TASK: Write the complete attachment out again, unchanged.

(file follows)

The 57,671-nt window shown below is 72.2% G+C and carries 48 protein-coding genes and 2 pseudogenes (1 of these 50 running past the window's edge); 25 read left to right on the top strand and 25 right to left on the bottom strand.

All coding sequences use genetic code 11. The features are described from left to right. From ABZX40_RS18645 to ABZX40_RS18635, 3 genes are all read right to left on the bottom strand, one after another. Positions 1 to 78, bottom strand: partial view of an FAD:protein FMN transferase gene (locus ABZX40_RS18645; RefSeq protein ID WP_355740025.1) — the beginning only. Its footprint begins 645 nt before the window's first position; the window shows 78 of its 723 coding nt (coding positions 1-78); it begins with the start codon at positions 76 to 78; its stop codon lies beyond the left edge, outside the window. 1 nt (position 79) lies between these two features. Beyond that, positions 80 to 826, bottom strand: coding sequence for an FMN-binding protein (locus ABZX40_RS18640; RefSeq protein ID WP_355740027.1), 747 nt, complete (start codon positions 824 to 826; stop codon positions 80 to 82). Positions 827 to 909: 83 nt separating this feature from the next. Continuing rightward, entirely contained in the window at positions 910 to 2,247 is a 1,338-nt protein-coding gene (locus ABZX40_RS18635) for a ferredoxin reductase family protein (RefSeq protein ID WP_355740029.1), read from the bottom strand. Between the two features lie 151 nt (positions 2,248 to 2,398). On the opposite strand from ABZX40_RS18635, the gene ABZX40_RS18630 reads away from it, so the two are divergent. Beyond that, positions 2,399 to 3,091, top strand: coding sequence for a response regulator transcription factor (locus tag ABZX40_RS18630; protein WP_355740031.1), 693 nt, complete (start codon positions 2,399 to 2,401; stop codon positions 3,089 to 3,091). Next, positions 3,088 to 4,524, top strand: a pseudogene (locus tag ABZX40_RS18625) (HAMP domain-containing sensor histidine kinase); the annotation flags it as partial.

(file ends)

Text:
The 57,671-nt window shown below is 72.2% G+C and carries 48 protein-coding genes and 2 pseudogenes (1 of these 50 running past the window's edge); 25 read left to right on the top strand and 25 right to left on the bottom strand.

All coding sequences use genetic code 11. The features are described from left to right. From ABZX40_RS18645 to ABZX40_RS18635, 3 genes are all read right to left on the bottom strand, one after another. Positions 1 to 78, bottom strand: partial view of an FAD:protein FMN transferase gene (locus ABZX40_RS18645; RefSeq protein ID WP_355740025.1) — the beginning only. Its footprint begins 645 nt before the window's first position; the window shows 78 of its 723 coding nt (coding positions 1-78); it begins with the start codon at positions 76 to 78; its stop codon lies beyond the left edge, outside the window. 1 nt (position 79) lies between these two features. Beyond that, positions 80 to 826, bottom strand: coding sequence for an FMN-binding protein (locus ABZX40_RS18640; RefSeq protein ID WP_355740027.1), 747 nt, complete (start codon positions 824 to 826; stop codon positions 80 to 82). Positions 827 to 909: 83 nt separating this feature from the next. Continuing rightward, entirely contained in the window at positions 910 to 2,247 is a 1,338-nt protein-coding gene (locus ABZX40_RS18635) for a ferredoxin reductase family protein (RefSeq protein ID WP_355740029.1), read from the bottom strand. Between the two features lie 151 nt (positions 2,248 to 2,398). On the opposite strand from ABZX40_RS18635, the gene ABZX40_RS18630 reads away from it, so the two are divergent. Beyond that, positions 2,399 to 3,091, top strand: coding sequence for a response regulator transcription factor (locus tag ABZX40_RS18630; protein WP_355740031.1), 693 nt, complete (start codon positions 2,399 to 2,401; stop codon positions 3,089 to 3,091). Next, positions 3,088 to 4,524, top strand: a pseudogene (locus tag ABZX40_RS18625) (HAMP domain-containing sensor histidine kinase); the annotation flags it as partial.